BACKGROUND AND AIMS
Neuromyelitis optica spectrum disorders (NMOSD) are a group of conditions affecting the central nervous system.1 Most patients present a seral antibody targeting the aquaporin-4 channel on astrocytes, at the blood–brain barrier interface.1 During relapses, it is possible to observe radiological signs suggesting increased water permeability, such as the presence of bright spotty lesions and posterior reversible encephalopathy syndrome.2.3 However, at state of the art, no biomarkers to predict relapses and monitor the disease course are available.4 Following the hypothesis that, in NMOSD, astrocytes damage could determine subclinical brain water accumulation, possibly varying according to disease activity (relapses), this work aimed to estimate brain water content indirectly by measuring T2-relaxation time (T2rt) in NMOSD patients. The authors also assessed whether T2rt differs in patients having a short-term relapse.
MATERIALS AND METHODS
The authors recruited 77 aquaporin-4-positive patients with NMOSD and 84 age-matched healthy controls (HC) from two European centres (Milan, Italy, and Belgrade, Serbia), undergoing a standardised MRI protocol. The clinical evaluation included the assessment of the Expanded Disability Status Scale (EDSS).5 The authors also annotated the time from the last and subsequent relapse with respect to the date of MRI acquisition.
The T2rt was calculated from brain dual-echo turbo spin-echo images assuming a monoexponential decay to obtain T2rt maps of the normal-appearing white matter (NAWM), grey matter (GM), and basal ganglia. Short-term relapses were defined as occurring within one month before or after MRI scan. Differences between the patients with NMOSD and the HC were assessed with age-, sex-, and site-adjusted linear models. Receiver operating characteristic analyses were run to identify discriminators between stable and short-term relapsing patients.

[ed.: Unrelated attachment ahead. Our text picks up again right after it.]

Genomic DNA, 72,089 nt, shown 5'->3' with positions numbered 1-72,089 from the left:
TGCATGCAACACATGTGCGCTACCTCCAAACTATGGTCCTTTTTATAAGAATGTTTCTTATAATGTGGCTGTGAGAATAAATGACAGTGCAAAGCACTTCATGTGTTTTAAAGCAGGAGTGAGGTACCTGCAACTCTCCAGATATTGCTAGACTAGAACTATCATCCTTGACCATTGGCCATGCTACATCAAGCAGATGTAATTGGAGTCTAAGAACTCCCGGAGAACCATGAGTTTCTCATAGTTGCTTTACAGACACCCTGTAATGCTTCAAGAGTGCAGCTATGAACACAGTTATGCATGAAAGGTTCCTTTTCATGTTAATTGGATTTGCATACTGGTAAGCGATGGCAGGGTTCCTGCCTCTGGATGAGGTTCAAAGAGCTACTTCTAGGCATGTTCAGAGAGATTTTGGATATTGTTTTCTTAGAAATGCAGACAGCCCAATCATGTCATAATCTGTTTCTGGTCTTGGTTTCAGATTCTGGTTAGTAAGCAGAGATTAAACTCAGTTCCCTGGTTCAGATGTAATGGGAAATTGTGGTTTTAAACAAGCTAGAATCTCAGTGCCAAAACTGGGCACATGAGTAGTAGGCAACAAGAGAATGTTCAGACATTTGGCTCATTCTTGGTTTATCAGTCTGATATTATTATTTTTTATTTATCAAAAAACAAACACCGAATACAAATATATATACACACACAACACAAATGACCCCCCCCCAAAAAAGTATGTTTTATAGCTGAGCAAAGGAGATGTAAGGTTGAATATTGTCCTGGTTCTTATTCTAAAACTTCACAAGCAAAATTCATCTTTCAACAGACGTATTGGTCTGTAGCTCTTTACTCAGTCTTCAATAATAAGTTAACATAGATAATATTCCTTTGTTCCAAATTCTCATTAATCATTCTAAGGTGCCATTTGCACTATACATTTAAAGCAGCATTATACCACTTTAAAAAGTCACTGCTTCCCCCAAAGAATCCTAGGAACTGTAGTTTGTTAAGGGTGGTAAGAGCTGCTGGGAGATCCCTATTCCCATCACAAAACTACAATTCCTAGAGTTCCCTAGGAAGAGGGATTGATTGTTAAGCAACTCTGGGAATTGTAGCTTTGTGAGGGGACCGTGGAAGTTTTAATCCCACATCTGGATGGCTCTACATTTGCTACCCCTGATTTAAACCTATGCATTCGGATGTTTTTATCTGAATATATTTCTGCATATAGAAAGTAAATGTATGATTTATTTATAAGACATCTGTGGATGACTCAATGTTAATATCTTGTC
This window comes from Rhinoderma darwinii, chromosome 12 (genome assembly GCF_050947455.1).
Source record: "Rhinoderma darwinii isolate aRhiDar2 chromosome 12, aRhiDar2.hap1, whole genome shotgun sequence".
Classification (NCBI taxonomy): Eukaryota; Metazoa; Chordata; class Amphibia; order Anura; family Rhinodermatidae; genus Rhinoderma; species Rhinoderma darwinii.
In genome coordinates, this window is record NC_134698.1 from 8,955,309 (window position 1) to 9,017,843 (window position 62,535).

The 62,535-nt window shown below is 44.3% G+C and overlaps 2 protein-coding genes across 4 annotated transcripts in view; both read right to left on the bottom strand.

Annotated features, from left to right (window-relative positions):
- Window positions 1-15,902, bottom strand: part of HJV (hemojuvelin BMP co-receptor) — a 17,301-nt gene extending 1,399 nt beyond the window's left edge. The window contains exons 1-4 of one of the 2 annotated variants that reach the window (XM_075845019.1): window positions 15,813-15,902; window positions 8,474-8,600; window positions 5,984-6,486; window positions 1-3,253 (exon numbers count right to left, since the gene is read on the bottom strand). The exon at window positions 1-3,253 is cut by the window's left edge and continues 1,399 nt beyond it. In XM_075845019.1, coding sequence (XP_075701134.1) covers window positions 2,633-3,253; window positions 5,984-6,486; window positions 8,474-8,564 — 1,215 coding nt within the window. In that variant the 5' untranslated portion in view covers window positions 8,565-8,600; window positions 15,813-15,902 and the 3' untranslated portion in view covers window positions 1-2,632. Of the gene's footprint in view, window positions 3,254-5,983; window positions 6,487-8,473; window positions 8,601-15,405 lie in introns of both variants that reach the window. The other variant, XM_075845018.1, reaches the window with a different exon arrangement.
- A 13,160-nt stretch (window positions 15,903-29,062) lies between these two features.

HC and patients were comparable in age (mean age 41 versus 44 years, respectively), whereas the female to male ratio was higher in patients than HC (62/15 versus 50/34; p=0.004). Compared to HC, patients had significant atrophy of the brain (1482 ml versus 1582 ml; p<0.001), white matter (747 ml versus 780 ml; p=0.007), and GM (732 ml versus 803 ml; p<0.001). In addition, patients with NMOSD had increased T2rt in the GM (103 ms versus 97 ms; p<0.001), NAWM (88 ms versus 84 ms; p<0.001), and putamen (75 ms versus 72 ms; p<0.001) compared to HC. Short-term relapses occurred in 20/77 (26%) of patients. At receiver operating characteristic analysis, higher values of T2rt in the NAWM were able to discriminate between short-term relapsing and stable patients with good accuracy (area under the curve: 0.70; p=0.027).
Patients with NMOSD had increased T2rt values, suggesting a subclinical water accumulation in this disorder. The burden of T2rt alterations might be a helpful index of disease activity.